If I understand correctly, a geodesic between two points $a$ and $b$ is the "most direct" path from $a$ to $b$. Geodesics on a plane are straight lines, geodesics on a sphere are great circle arcs. Geodesics can be defined on any Riemannian manifold (right?).

If I've got that roughly correct, then what might be the "opposite" of a geodesic? And can a unique "opposite" be defined?

What about this definition: let a cisedoeg (the opposite of a geodesic) be a curve that connects $a$ and $b$ but that nowhere intersects the geodesic between $a$ and $b$. Also let the tangents to the cisedoeg all be parallel.

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    $\begingroup$ Geodesics come from trying to minimize the energy functional, and so perhaps the opposite of geodesics come from attempting to maximize the energy functional. It seems unlikely that in total generality such maxima will exist though. $\endgroup$ – Alex Youcis Dec 15 '12 at 18:42
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    $\begingroup$ @AlexYoucis: Actually, geodesics are curves of stationary (not necessarily maximal or minimal) length. $\endgroup$ – Henning Makholm Dec 15 '12 at 18:46
  • $\begingroup$ For what it's worth, I seem to recall that on Lorentz manifolds, geodesics locally maximize, not minimize, length. $\endgroup$ – Neal Dec 15 '12 at 19:41
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    $\begingroup$ @Neal: Timelike geodesics in Lorentzian manifolds maximize length; spacelike ones neither maximize nor minimize the length (you can make a longer neighboring curve by varying it in a spacelike direction, or a shorter neighboring curve by varying it in timelike direction). $\endgroup$ – Henning Makholm Dec 15 '12 at 21:41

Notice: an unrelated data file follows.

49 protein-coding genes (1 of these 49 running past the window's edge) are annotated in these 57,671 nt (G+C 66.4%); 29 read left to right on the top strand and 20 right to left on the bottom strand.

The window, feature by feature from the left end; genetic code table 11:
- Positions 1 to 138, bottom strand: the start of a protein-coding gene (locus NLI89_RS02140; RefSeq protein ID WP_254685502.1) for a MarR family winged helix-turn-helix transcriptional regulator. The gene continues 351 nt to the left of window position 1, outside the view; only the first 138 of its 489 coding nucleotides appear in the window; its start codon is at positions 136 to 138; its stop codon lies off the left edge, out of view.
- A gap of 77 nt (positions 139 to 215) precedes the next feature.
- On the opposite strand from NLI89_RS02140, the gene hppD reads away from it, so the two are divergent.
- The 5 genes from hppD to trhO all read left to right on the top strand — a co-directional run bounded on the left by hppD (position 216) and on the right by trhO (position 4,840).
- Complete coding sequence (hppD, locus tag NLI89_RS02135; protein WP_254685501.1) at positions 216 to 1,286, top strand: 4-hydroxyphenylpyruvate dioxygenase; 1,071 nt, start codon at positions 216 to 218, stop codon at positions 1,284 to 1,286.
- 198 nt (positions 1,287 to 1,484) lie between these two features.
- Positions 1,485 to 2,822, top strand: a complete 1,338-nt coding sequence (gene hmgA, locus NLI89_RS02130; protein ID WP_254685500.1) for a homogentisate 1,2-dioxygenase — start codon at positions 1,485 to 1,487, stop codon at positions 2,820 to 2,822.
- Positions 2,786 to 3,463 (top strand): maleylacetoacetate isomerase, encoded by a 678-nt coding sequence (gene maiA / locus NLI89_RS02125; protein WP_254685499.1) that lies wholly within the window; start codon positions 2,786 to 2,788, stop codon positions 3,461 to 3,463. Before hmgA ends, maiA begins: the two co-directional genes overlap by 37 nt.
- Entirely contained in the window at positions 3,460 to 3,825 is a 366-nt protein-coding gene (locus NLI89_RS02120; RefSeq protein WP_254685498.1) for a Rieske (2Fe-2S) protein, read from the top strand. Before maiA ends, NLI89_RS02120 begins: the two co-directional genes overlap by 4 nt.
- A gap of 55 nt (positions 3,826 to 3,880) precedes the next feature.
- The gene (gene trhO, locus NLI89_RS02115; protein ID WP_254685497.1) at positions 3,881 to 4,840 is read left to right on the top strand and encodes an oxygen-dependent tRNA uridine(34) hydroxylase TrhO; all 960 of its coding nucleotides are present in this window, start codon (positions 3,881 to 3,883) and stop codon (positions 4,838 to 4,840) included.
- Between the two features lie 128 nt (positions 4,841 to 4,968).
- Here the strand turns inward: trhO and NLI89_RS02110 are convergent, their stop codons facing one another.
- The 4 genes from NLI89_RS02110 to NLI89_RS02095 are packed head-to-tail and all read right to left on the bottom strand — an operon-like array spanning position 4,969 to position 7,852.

No, a differentiable manifold is not enough to have geodesics. You also need a metric on the manifold, which makes it a Riemannian (or pseudo-Riemannian) manifold.

Your definition involving

Also let the tangents to the cisedoeg all be parallel.

doesn't really make sense because manifolds (Riemannian or otherwise) do not come with a canonical identification of the tangent spaces that you can use to define whether two tangents at different points are parallel.

In a Riemannian manifold you can require that the tangents to the curve all move into each other when "parallel transported" along the curve. However, this turns out to be an alternative characterization of geodesics, not some kind of anti-geodesic.

I suspect the source of your problem is that your basic premise

If I understand correctly, a geodesic between two points a and b is the "most direct" path from a to b.

is not completely correct. A geodesic is a curve that is locally the shortest curve between two points on it -- where "locally" means that it only means to be shortest between two suffiently close points on the geodesic.

In particular a great-circle arc on a sphere that is longer than 180° is still a geodesic. (An entire great circle, traversed again and again as the parameter increases to $\infty$, is a geodesic).